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As Bennie Moten, George E. Lee, and other African American bandleaders based at 18th and Vine pioneered a new style of jazz, a number of white bands in downtown Kansas City were performing a style of hot jazz modeled after nationally popular white bands. Ironically, while Kansas City would gain renown for its great African American bands that barnstormed across country, it was a white dance band, the Coon-Sanders Nighthawk Orchestra, which first established Kansas City’s national reputation as a jazz center.

Chuck Haddix

Pamphlet describing how Pendergast, "King of Kansas City, Emperor of Missouri," and his machine gained power in Kansas City and its role in statewide election fraud.


Telegram from Ewing Young Mitchell, Jr. to judge Casmir J. Welch on March 24, 1932. Mitchell encourages Cas Welch's support of Franklin D. Roosevelt for President.

March 24th 1932

Letter from Kansas City Court of Appeals judge, Ewing C. Bland, to his uncle, Ewing Young, Mitchell, Jr. on March 27, 1932. Bland updates Mitchell on his meeting with James P. Aylward and recounts the individual opinions of Aylward, Thomas J. Pendergast and Cas Welch of Franklin D. Roosevelt as the Democratic nominee for President.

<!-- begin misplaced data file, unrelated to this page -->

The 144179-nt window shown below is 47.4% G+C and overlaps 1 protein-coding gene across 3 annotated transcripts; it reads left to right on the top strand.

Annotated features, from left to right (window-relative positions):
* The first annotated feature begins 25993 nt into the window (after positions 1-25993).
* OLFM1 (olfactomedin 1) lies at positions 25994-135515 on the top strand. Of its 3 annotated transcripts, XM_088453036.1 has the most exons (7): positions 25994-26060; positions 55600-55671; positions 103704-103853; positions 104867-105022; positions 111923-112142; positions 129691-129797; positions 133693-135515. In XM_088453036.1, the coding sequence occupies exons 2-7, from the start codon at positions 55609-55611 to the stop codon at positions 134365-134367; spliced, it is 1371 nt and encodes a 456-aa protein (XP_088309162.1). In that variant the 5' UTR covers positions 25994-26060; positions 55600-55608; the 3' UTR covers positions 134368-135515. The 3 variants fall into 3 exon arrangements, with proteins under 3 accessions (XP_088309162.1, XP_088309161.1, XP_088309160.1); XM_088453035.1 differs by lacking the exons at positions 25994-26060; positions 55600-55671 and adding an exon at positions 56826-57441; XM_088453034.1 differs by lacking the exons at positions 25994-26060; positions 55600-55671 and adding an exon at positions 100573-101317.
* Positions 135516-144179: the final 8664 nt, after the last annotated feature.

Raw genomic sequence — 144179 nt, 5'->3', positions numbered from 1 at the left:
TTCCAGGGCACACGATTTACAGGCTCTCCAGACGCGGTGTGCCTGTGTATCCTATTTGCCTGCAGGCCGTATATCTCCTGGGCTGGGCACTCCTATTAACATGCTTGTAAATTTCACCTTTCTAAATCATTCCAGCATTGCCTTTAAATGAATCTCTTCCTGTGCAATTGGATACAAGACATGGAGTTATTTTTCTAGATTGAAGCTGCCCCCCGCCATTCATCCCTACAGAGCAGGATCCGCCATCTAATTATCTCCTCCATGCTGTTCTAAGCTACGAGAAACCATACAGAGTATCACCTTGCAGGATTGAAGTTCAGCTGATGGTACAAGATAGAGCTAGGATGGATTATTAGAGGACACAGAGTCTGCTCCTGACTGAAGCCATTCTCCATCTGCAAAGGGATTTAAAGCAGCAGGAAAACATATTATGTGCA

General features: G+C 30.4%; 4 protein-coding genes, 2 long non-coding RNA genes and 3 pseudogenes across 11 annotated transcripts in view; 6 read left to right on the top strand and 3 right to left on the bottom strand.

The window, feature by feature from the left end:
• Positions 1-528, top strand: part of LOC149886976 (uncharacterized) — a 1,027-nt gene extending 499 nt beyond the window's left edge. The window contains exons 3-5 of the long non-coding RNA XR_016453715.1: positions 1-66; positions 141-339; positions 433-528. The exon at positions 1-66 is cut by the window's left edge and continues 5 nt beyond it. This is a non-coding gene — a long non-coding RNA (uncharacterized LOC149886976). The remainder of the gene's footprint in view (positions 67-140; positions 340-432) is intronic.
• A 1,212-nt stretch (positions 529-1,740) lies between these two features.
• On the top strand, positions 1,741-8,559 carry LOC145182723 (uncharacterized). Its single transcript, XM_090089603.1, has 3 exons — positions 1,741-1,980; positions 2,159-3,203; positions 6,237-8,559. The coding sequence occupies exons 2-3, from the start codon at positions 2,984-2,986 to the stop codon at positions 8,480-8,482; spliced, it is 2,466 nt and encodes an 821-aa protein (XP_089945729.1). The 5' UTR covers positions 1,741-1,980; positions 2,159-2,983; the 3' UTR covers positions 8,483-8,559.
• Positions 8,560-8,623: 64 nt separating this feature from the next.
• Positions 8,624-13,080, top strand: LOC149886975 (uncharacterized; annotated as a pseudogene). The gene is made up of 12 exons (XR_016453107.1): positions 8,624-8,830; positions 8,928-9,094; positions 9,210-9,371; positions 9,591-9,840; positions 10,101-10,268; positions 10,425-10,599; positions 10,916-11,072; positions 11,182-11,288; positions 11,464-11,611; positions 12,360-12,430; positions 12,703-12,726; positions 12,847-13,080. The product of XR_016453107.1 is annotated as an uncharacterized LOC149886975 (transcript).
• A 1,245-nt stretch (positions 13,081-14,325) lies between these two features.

March 27th 1932

Letter from Barney E. Reilly to Ewing Young Mitchell, Jr. on May 13, 1932. Reilly discusses Franklin D. Roosevelt's primary campaign as it relates to Kansas City and northwestern Missouri politics.

May 13th 1932

Letter from C. W. Greenwade to Ewing Young Mitchell, Jr. on November 25, 1932. Greenwade informs Mitchell that Greenwade received an endorsement from Thomas J. Pendergast and Charles M. Howell, but mentions that Bennett C. Clark might block him from the appointment.

November 25th 1932
Coinciding with the rapid expansion of Pendergast’s businesses in the 1920s and 1930s, Tom Pendergast consolidated his political power at the end of 1925 and maintained a firm grip until the late 1930s. He gained almost unchallenged control due to a change in the city government that was, ironically, first proposed by well-meaning reformers including the philanthropist William Volker.
Jason Roe